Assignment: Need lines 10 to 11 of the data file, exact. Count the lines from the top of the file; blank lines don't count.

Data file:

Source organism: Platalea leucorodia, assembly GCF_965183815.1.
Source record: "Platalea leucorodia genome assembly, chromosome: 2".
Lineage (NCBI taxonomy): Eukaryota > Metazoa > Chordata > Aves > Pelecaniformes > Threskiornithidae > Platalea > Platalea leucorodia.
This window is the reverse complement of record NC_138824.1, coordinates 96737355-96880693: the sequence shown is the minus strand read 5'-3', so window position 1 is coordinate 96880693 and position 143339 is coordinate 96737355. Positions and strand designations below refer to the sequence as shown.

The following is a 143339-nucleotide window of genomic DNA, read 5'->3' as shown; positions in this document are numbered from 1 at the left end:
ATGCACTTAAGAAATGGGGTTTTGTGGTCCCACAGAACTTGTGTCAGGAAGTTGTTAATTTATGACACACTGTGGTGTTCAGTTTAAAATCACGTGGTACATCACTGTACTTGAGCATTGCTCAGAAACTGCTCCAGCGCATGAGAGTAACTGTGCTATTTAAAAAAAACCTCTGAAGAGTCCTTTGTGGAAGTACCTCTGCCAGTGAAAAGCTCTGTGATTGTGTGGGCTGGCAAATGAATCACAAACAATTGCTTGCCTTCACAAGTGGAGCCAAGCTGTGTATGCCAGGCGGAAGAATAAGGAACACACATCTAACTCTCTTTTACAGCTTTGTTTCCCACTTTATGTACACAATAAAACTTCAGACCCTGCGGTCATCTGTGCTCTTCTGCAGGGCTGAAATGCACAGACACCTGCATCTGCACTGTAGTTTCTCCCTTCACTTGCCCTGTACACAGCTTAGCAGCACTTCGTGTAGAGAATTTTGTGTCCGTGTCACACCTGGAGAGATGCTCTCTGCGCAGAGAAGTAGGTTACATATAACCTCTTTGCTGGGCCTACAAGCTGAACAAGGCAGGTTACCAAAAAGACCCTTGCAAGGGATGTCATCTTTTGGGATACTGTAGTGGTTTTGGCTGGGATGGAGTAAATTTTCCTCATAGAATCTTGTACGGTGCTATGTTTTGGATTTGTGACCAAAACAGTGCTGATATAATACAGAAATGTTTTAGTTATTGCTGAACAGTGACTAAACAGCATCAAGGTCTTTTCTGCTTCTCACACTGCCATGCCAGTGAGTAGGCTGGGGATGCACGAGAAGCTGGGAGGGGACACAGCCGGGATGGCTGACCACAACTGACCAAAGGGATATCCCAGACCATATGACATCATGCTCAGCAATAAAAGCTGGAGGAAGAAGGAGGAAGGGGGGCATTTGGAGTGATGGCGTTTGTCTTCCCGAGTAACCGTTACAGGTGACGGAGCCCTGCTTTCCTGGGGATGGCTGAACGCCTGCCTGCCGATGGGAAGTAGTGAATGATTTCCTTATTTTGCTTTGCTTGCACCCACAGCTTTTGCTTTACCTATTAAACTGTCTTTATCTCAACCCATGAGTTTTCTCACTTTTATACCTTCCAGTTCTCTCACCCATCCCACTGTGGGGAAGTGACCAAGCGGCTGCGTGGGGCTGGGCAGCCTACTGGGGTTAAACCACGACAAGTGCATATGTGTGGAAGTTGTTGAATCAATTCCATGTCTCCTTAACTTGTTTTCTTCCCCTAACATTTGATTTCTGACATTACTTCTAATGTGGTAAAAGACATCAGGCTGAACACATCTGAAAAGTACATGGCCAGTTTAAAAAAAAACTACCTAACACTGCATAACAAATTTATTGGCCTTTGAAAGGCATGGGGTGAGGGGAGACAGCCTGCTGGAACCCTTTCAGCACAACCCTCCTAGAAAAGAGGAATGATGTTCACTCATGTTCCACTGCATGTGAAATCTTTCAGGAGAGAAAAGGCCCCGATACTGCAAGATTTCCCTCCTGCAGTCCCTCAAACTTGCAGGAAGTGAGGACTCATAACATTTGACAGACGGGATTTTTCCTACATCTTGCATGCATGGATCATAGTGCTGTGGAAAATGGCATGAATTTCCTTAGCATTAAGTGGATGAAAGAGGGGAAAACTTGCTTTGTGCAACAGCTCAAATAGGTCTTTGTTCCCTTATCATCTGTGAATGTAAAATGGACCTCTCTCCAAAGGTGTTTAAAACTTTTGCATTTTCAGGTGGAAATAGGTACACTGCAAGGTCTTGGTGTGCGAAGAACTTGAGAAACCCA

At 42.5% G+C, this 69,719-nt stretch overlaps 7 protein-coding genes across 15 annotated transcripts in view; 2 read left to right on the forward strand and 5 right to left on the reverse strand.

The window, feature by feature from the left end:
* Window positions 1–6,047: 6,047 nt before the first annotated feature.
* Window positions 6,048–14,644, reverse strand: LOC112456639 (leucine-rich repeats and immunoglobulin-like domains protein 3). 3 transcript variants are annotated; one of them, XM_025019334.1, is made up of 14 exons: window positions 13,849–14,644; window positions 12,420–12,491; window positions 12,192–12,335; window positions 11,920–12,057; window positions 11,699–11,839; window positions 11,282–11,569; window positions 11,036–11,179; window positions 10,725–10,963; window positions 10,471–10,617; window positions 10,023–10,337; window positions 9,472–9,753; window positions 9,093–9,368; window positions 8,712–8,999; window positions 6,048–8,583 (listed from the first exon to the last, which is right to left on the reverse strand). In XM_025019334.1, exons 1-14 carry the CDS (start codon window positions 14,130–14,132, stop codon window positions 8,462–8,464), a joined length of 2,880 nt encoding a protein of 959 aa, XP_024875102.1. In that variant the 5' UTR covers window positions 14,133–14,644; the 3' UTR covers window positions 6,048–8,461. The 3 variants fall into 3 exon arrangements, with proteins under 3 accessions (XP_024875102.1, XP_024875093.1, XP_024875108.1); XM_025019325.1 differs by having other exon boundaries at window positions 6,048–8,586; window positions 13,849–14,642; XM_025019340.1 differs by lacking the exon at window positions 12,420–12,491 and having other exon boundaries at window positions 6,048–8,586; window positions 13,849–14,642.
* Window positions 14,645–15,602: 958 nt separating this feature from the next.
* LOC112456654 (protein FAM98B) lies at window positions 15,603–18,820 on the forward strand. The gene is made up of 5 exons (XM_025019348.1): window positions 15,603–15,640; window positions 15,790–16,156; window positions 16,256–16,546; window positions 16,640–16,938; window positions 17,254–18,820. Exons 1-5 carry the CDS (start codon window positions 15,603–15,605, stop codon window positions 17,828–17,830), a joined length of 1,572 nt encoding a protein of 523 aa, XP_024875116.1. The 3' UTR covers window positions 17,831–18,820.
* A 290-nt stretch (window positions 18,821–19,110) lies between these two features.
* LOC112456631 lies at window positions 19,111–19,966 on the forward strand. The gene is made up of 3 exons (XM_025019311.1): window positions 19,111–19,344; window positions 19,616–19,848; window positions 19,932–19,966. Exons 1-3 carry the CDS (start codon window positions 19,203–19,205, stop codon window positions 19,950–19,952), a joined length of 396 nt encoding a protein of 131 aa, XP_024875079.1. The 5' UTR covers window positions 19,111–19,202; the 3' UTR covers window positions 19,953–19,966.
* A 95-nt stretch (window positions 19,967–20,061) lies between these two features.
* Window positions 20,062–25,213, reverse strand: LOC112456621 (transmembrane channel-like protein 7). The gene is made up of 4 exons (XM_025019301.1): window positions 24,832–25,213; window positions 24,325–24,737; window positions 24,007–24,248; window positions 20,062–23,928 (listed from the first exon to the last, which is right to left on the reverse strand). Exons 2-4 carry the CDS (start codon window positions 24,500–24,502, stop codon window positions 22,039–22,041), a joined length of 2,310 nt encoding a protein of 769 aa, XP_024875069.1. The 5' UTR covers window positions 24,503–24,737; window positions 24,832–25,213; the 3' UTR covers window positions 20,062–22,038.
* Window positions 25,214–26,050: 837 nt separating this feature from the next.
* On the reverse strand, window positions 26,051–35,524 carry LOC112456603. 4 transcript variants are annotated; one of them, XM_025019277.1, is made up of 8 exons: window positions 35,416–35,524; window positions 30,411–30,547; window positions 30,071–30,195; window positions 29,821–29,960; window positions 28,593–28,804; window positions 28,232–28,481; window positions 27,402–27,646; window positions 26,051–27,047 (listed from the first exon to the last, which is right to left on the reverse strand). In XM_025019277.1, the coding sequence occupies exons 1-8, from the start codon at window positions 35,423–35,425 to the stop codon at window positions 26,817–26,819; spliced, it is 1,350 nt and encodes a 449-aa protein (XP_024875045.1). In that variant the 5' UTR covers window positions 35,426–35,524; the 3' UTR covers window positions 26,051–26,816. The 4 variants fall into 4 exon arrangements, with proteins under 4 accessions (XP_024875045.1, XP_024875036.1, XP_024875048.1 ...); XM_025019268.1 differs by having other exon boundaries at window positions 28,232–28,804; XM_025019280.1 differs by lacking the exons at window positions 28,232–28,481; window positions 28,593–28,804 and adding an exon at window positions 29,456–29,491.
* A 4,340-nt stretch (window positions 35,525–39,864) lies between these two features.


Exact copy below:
* Window positions 6,048–14,644, reverse strand: LOC112456639 (leucine-rich repeats and immunoglobulin-like domains protein 3). 3 transcript variants are annotated; one of them, XM_025019334.1, is made up of 14 exons: window positions 13,849–14,644; window positions 12,420–12,491; window positions 12,192–12,335; window positions 11,920–12,057; window positions 11,699–11,839; window positions 11,282–11,569; window positions 11,036–11,179; window positions 10,725–10,963; window positions 10,471–10,617; window positions 10,023–10,337; window positions 9,472–9,753; window positions 9,093–9,368; window positions 8,712–8,999; window positions 6,048–8,583 (listed from the first exon to the last, which is right to left on the reverse strand). In XM_025019334.1, exons 1-14 carry the CDS (start codon window positions 14,130–14,132, stop codon window positions 8,462–8,464), a joined length of 2,880 nt encoding a protein of 959 aa, XP_024875102.1. In that variant the 5' UTR covers window positions 14,133–14,644; the 3' UTR covers window positions 6,048–8,461. The 3 variants fall into 3 exon arrangements, with proteins under 3 accessions (XP_024875102.1, XP_024875093.1, XP_024875108.1); XM_025019325.1 differs by having other exon boundaries at window positions 6,048–8,586; window positions 13,849–14,642; XM_025019340.1 differs by lacking the exon at window positions 12,420–12,491 and having other exon boundaries at window positions 6,048–8,586; window positions 13,849–14,642.
* Window positions 14,645–15,602: 958 nt separating this feature from the next.